Today’s feature is a recent download: My Absolute Darling, by Gabriel Tallent, a brilliant and immersive, all-consuming read about one fourteen-year-old girl’s heart-stopping fight for her own soul.
Intro: The old house hunkers on its hill, all peeling white paint, bay windows, and spindled wooden railings overgrown with climbing roses and poison oak. Rose runners have prized off clapboards that now hang snarled in the canes. The gravel drive is littered with spent casings caked in verdigris. Martin Alveston gets out of the truck and does not look back at Turtle sitting in the cab but walks up the porch, his jungle boots sounding hollowly on the boards, a big man in flannel and Levi’s opening the sliding glass doors. Turtle waits, listening to the engine’s ticking, and then she follows him.
Teaser: The spider moves carefully. Stricken, Turtle watches it circle the tuft of grass, drawing closer. She hears then a noise from down the road—someone walking along the roadbed, and she thinks wildly of Martin. It is more than possible that he has managed to follow her. He has done it before. (p. 56).
Synopsis: Turtle Alveston is a survivor. At fourteen, she roams the woods along the northern California coast. The creeks, tide pools, and rocky islands are her haunts and her hiding grounds, and she is known to wander for miles. But while her physical world is expansive, her personal one is small and treacherous: Turtle has grown up isolated since the death of her mother, in the thrall of her tortured and charismatic father, Martin. Her social existence is confined to the middle school (where she fends off the interest of anyone, student or teacher, who might penetrate her shell) and to her life with her father.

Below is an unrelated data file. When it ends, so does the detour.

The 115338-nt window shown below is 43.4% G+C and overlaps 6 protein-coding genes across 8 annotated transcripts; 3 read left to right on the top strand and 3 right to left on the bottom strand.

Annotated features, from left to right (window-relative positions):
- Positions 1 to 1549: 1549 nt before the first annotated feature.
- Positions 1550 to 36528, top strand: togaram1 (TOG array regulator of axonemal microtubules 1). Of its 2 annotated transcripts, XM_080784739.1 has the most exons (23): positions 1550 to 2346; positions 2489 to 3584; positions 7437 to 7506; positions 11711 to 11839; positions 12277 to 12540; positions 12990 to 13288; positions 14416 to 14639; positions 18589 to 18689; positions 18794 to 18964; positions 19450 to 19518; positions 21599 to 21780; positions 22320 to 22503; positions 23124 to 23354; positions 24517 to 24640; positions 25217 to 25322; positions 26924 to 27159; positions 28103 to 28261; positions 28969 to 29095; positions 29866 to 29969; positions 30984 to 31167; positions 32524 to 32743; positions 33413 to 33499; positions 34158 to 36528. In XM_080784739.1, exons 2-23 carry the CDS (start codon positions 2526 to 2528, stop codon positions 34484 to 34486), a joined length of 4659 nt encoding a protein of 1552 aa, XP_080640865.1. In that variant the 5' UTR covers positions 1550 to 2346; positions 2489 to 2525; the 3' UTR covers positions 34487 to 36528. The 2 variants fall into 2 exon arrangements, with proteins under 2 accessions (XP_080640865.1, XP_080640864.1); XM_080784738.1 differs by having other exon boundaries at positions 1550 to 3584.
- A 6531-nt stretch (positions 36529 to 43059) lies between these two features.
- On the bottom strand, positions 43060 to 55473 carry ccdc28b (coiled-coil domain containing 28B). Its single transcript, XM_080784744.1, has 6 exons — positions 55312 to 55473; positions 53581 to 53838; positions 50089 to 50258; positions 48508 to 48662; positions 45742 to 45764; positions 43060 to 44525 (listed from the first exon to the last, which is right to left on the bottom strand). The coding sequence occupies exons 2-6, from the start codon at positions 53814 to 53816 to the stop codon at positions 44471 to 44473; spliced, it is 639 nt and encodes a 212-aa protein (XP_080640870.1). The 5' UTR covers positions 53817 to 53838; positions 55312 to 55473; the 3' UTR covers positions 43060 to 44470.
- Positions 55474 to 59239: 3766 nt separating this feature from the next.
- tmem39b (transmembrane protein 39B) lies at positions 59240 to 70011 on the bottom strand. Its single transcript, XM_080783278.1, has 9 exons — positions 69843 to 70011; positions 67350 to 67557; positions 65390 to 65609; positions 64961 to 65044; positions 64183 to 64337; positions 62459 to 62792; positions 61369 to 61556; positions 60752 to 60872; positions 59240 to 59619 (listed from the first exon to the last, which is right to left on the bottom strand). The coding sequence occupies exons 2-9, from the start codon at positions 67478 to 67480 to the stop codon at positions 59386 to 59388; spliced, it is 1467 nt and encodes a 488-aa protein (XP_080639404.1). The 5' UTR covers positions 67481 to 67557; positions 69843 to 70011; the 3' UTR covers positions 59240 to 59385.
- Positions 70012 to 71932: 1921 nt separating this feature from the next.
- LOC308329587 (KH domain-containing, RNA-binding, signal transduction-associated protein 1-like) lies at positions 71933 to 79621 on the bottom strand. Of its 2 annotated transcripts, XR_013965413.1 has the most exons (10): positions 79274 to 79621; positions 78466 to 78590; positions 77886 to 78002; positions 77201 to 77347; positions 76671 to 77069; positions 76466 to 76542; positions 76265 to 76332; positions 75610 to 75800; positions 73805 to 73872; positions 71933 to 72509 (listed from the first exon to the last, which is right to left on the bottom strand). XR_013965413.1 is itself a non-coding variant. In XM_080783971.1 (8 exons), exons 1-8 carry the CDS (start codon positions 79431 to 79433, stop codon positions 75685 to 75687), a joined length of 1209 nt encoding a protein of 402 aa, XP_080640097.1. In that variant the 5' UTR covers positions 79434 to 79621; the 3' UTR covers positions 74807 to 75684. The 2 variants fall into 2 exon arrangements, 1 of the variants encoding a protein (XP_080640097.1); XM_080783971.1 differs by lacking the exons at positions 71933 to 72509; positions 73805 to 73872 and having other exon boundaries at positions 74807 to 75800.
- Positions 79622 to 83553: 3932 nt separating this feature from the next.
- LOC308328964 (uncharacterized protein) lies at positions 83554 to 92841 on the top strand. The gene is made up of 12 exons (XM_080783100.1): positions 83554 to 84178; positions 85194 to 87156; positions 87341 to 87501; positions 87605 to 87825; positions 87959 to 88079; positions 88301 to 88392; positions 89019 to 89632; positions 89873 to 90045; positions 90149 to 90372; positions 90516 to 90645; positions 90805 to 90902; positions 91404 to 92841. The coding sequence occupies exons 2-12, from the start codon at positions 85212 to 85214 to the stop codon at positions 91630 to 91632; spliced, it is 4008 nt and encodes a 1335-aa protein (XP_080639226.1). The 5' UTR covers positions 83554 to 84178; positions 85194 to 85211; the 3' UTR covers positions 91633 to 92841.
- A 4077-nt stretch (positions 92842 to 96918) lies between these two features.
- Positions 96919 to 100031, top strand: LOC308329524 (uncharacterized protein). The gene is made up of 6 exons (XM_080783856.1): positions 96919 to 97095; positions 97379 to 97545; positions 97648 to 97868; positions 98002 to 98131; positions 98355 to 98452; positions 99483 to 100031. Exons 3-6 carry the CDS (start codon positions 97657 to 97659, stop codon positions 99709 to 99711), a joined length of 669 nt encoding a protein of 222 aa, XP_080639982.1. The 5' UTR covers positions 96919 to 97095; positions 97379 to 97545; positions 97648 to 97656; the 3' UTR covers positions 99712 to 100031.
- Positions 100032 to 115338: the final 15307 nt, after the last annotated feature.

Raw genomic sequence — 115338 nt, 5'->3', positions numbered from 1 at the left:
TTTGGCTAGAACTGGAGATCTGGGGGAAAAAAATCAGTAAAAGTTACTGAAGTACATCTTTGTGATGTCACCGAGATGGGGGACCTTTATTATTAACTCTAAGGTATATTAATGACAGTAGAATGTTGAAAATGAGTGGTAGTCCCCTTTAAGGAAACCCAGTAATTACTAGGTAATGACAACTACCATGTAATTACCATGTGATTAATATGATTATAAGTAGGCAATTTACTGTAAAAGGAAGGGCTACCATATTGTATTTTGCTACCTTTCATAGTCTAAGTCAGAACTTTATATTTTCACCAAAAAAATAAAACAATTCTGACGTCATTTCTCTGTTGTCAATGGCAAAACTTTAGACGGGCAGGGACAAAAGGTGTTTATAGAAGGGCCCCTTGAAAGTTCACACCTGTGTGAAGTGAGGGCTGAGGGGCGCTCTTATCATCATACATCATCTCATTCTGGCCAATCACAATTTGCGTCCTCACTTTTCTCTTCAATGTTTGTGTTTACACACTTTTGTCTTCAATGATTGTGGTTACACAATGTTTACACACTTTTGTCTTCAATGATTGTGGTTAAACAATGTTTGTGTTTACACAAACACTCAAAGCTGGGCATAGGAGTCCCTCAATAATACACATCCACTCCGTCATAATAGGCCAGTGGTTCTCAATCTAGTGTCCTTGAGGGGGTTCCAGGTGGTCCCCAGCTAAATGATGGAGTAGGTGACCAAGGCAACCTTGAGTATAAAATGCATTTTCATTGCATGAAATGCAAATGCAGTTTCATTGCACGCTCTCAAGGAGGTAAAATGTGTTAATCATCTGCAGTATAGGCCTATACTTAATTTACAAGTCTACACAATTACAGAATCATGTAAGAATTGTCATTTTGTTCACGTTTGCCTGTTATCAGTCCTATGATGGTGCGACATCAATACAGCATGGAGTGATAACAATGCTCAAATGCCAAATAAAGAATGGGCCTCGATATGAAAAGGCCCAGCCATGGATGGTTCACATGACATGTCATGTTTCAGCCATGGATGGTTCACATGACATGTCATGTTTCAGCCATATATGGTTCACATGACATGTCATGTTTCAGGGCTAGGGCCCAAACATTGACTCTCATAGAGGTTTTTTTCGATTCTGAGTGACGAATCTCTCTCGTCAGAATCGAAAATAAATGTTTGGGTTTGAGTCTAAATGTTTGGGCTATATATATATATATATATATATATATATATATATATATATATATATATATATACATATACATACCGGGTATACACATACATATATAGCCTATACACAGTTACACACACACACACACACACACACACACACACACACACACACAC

Then Turtle meets Jacob, a high-school boy who tells jokes, lives in a big clean house, and looks at Turtle as if she is the sunrise. And for the first time, the larger world begins to come into focus: her life with Martin is neither safe nor sustainable. Motivated by her first experience with real friendship and a teenage crush, Turtle starts to imagine escape, using the very survival skills her father devoted himself to teaching her. What follows is a harrowing story of bravery and redemption. With Turtle’s escalating acts of physical and emotional courage, the reader watches, heart in throat, as this teenage girl struggles to become her own hero—and in the process, becomes ours as well.
What do you think? Would you keep reading?